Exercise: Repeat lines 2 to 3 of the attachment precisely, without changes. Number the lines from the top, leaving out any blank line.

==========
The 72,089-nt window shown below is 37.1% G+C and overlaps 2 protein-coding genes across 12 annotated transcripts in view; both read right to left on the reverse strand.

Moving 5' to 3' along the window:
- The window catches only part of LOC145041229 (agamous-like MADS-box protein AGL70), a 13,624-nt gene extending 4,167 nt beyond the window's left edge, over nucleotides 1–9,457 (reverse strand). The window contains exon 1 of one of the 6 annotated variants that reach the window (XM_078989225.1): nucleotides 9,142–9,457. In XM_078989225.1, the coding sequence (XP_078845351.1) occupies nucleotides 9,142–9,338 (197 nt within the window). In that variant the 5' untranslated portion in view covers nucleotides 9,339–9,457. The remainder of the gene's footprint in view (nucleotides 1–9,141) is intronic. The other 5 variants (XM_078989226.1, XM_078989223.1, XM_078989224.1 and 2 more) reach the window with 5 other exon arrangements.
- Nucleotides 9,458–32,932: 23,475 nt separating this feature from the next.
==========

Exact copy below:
Moving 5' to 3' along the window:
- The window catches only part of LOC145041229 (agamous-like MADS-box protein AGL70), a 13,624-nt gene extending 4,167 nt beyond the window's left edge, over nucleotides 1–9,457 (reverse strand). The window contains exon 1 of one of the 6 annotated variants that reach the window (XM_078989225.1): nucleotides 9,142–9,457. In XM_078989225.1, the coding sequence (XP_078845351.1) occupies nucleotides 9,142–9,338 (197 nt within the window). In that variant the 5' untranslated portion in view covers nucleotides 9,339–9,457. The remainder of the gene's footprint in view (nucleotides 1–9,141) is intronic. The other 5 variants (XM_078989226.1, XM_078989223.1, XM_078989224.1 and 2 more) reach the window with 5 other exon arrangements.